Abstract: Amid the European Union’s increasing efforts to diversify its natural gas supplies, Iran has emerged. Continue reading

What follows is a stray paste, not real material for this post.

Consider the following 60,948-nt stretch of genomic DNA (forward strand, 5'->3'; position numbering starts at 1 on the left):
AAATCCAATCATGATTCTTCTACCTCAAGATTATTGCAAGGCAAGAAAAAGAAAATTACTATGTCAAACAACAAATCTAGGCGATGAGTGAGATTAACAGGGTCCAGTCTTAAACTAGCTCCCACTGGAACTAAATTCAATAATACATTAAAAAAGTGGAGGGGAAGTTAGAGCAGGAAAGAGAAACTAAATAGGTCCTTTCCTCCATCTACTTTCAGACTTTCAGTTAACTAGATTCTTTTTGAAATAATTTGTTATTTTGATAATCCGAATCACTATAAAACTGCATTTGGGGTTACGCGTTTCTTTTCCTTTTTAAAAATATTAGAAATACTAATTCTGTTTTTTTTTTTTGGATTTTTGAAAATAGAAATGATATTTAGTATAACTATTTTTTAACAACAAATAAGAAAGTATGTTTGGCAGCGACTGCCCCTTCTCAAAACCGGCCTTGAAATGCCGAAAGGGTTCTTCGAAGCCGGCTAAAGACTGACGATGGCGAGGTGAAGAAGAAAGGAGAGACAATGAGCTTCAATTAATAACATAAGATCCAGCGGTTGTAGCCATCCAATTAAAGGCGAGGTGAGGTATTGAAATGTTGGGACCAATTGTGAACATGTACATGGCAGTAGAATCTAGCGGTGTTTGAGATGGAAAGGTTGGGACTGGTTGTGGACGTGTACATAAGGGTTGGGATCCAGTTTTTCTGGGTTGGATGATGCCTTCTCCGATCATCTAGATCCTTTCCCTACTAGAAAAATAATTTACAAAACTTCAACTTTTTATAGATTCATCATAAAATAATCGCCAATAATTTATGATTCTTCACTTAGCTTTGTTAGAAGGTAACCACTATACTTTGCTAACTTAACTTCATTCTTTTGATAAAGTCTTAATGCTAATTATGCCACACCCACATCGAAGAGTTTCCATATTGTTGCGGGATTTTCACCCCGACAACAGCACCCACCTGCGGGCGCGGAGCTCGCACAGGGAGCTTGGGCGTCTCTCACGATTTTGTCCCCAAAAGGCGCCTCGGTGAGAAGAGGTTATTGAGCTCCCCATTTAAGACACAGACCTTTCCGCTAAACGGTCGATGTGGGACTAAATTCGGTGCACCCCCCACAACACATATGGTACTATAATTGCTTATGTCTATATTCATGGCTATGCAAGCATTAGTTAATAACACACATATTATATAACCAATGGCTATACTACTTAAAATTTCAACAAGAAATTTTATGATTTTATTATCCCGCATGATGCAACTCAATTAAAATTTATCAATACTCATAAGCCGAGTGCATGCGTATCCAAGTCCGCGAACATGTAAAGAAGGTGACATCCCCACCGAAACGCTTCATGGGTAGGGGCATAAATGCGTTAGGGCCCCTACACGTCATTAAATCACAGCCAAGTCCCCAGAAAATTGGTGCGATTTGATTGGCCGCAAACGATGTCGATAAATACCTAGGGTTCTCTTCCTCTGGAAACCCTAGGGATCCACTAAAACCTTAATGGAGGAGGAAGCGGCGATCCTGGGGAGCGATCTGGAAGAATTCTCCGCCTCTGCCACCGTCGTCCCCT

The lifting of economic and trade sanctions in relation to Iran’s nuclear programme means that the Islamic Republic should be able to export its oil freely to a wide range of customers, just as it did before the imposition of sanctions. Since Iran was not a negligible producer, other producers fear that the timing of its comeback to the market is bad news, as it may lead to lower oil prices for longer, especially if OPEC sticks to its existing strategy. The key questions that the international community is subsequently debating are: will Iran flood the oil market and, more importantly, is it able to do so? As this article argues, the sanctions were only partially responsible for Iran’s energy problems, and their removal will not solve the country’s long standing impediments to production, which, in the absence of sound and robust reforms, will prohibit a rapid expansion in Iranian capacity, as they have done for decades now.